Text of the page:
The crumpled figure in seat 22 on the Air Greenland flight from Ilulissat to Kangerlussuaq was no Indiana Jones. But Dennis Thomas, a mining engineer viewing gold and diamond prospects in the Arctic, was happy to play up the part.
"I've been shot at and involved in all sorts of other scrapes," said the 62-year-old.
Thomas had spent 30 years scouring Latin America, the Far East and most other points around the globe, but this was his first time in Greenland.
"There is only one working mine but in 10 years I would like to see them with half a dozen serious mines," he said.
Major companies have recently set foot in Greenland hoping to carve out -literally - a new mineral frontier. Political visits from countries such as China are also on the rise. They are being driven by the demand for a variety of precious stones and other commodities, which has driven up prices and sent prospectors on a frantic search for new supplies.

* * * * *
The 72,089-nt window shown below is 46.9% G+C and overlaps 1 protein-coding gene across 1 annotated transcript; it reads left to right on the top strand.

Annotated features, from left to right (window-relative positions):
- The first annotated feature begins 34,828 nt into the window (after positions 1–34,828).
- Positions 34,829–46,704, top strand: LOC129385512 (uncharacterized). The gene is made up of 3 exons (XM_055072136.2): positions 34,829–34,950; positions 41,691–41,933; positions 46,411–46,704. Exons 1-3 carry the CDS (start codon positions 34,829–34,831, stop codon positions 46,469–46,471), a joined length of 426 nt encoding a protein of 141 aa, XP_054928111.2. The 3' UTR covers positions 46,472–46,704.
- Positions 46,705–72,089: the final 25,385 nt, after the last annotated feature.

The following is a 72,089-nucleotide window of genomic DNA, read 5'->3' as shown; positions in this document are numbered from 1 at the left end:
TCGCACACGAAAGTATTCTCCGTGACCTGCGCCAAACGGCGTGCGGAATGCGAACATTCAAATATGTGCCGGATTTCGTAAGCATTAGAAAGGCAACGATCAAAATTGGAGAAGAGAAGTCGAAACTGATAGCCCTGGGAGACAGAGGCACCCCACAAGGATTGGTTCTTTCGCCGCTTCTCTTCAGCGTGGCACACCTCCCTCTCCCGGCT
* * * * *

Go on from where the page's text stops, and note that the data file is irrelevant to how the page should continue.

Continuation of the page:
Greenland has long been known to harbour everything from uranium - needed for nuclear plants - to so-called rare earth minerals used in hardware such as mobile phones, flatscreen TVs and modern weaponry.
The Arctic was largely off-limits because much of the land was considered unworkable, buried under hundreds of metres of snow and ice, and with nothing in the way of traditional infrastructure.
Global warming has changed that picture.
While Greenland's traditional way of hunting wild animals is endangered by the melting ice cap, mineral mining is entering a new, potentially lucrative chapter.
More and more of the land is becoming ice-free - unleashing greenhouse gases in the process but offering new opportunities for diggers in the "white gold rush".
New mining applications are being submitted for extraction, from Canada through Greenland to Finland.
The Greenland government in Nuuk has underlined its commitment to new ventures by repealing a law that prevented any kind of uranium mining.
The laws have been amended to grant exploration licences for radioactive elements such as uranium and thorium on a case-by-case basis.
You could say global warming is good for Greenland.